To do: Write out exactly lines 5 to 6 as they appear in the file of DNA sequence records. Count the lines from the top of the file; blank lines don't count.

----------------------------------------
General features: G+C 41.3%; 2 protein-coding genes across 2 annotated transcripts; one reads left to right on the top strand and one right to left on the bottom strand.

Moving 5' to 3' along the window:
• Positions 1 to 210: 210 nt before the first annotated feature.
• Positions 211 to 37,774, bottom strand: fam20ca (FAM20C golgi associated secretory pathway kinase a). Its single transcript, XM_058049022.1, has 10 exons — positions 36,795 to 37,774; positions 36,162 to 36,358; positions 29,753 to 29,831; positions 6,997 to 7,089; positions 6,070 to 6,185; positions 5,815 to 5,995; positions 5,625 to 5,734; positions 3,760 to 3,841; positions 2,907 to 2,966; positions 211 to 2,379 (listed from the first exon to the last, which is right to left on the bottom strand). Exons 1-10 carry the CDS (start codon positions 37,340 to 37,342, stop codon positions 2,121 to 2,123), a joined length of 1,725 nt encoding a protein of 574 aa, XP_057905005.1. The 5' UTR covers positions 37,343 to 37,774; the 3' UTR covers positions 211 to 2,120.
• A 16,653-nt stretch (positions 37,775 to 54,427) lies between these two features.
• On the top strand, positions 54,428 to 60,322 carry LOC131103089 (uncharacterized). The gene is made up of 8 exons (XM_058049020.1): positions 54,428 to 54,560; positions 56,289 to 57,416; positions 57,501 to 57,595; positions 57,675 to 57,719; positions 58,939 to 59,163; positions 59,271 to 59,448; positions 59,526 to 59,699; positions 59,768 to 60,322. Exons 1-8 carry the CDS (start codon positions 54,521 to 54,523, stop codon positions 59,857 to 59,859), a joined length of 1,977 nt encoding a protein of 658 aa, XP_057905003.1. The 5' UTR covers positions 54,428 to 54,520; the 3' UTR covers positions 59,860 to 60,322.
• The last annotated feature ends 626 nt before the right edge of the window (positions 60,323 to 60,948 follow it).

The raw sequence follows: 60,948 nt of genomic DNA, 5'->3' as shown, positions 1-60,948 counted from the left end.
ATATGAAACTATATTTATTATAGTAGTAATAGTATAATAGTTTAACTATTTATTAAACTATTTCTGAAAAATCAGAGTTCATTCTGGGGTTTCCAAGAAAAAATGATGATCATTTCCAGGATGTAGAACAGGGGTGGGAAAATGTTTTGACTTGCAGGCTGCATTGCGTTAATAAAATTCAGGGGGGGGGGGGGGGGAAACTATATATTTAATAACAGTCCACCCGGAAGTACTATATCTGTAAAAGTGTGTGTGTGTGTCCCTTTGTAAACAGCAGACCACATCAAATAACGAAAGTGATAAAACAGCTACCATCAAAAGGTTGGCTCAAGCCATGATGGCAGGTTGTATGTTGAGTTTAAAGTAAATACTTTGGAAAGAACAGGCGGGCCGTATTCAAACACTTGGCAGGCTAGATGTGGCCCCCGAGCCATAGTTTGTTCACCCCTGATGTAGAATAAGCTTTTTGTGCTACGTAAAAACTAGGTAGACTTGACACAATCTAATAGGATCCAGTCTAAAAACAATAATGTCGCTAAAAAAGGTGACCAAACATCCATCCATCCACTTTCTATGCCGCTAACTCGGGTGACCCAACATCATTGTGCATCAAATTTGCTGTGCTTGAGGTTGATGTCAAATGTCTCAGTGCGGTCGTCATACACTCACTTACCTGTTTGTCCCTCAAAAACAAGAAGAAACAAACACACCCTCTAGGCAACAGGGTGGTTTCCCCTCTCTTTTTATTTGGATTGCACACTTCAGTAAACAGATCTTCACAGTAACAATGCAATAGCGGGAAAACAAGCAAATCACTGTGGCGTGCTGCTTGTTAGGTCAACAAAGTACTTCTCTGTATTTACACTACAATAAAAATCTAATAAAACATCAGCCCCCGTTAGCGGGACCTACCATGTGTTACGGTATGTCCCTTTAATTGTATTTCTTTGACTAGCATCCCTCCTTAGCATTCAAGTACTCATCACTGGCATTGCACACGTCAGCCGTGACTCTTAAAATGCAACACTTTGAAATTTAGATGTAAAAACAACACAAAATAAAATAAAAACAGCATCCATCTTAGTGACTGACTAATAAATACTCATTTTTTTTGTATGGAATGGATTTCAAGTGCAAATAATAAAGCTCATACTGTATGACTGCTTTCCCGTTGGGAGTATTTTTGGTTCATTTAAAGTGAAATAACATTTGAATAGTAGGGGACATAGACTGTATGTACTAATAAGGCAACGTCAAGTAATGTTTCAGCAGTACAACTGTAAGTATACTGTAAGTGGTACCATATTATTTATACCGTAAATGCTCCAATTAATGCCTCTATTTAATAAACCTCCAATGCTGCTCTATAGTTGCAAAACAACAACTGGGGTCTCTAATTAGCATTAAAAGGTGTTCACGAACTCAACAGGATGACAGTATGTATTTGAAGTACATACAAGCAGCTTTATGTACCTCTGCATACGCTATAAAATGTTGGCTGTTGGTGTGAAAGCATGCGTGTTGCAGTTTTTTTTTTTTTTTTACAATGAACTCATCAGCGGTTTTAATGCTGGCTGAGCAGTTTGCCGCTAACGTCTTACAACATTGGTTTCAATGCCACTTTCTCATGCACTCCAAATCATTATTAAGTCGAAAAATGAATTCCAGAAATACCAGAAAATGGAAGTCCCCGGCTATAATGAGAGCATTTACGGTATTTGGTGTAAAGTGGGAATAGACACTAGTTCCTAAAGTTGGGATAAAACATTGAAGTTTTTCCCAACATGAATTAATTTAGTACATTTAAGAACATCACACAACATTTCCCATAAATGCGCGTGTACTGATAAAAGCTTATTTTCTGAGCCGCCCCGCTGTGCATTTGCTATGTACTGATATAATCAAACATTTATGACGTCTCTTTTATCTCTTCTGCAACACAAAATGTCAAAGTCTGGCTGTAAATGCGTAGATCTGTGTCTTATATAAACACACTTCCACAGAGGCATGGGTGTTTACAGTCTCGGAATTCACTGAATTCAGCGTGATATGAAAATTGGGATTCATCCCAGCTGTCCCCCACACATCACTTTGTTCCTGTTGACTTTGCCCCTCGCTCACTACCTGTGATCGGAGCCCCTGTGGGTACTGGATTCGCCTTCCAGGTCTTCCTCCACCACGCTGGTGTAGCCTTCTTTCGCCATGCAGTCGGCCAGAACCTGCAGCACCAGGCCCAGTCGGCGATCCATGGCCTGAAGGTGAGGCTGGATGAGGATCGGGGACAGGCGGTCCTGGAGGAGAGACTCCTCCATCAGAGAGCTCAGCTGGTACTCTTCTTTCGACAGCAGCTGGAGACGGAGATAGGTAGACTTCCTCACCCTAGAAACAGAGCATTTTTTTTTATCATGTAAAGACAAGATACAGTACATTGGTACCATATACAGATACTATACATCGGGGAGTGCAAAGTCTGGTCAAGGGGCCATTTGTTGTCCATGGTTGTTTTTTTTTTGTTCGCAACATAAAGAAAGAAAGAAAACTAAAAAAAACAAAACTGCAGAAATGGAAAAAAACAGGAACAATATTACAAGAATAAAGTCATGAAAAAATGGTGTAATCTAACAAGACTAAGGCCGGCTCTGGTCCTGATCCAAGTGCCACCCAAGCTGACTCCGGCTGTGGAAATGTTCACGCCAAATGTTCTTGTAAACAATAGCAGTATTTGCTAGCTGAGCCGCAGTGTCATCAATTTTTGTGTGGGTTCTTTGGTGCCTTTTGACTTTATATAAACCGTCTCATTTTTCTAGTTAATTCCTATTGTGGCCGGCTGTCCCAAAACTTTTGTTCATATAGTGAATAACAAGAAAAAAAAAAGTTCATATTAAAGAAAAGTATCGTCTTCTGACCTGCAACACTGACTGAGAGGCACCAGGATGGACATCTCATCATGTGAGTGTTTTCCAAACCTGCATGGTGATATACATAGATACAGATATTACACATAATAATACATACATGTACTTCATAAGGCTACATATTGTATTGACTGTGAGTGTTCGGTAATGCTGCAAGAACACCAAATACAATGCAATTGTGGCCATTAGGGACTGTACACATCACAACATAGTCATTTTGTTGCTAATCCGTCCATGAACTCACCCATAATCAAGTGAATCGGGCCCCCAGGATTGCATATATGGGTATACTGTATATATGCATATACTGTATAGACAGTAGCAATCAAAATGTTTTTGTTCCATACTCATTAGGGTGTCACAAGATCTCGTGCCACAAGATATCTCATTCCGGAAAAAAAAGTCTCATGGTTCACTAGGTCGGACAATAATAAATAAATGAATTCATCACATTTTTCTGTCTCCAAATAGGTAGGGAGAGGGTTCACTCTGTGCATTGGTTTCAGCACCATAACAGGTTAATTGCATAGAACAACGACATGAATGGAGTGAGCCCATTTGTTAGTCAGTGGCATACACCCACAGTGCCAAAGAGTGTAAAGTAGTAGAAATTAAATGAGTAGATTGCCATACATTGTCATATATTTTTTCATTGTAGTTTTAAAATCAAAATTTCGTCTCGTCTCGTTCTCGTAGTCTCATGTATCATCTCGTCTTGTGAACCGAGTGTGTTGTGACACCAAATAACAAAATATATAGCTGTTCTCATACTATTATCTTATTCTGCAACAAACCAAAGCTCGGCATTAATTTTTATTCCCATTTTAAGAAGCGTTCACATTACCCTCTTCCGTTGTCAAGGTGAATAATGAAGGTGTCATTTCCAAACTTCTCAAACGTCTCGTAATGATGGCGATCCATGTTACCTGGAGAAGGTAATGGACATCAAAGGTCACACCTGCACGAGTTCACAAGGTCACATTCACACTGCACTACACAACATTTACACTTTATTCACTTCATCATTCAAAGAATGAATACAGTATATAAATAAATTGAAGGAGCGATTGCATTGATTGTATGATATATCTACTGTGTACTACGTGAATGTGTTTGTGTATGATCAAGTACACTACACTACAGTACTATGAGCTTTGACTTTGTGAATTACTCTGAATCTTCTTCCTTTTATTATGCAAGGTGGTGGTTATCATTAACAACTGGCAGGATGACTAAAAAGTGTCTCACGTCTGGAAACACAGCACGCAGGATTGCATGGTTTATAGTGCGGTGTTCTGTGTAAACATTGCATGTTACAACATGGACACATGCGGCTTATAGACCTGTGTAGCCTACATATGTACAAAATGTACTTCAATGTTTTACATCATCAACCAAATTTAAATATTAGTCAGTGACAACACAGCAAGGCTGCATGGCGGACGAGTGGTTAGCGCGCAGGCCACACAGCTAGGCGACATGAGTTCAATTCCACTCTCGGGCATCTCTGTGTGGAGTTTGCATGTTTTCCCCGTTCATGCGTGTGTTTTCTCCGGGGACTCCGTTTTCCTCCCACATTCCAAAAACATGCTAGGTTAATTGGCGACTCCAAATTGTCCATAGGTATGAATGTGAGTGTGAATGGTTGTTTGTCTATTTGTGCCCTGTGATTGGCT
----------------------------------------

• A 16,653-nt stretch (positions 37,775 to 54,427) lies between these two features.
• On the top strand, positions 54,428 to 60,322 carry LOC131103089 (uncharacterized). The gene is made up of 8 exons (XM_058049020.1): positions 54,428 to 54,560; positions 56,289 to 57,416; positions 57,501 to 57,595; positions 57,675 to 57,719; positions 58,939 to 59,163; positions 59,271 to 59,448; positions 59,526 to 59,699; positions 59,768 to 60,322. Exons 1-8 carry the CDS (start codon positions 54,521 to 54,523, stop codon positions 59,857 to 59,859), a joined length of 1,977 nt encoding a protein of 658 aa, XP_057905003.1. The 5' UTR covers positions 54,428 to 54,520; the 3' UTR covers positions 59,860 to 60,322.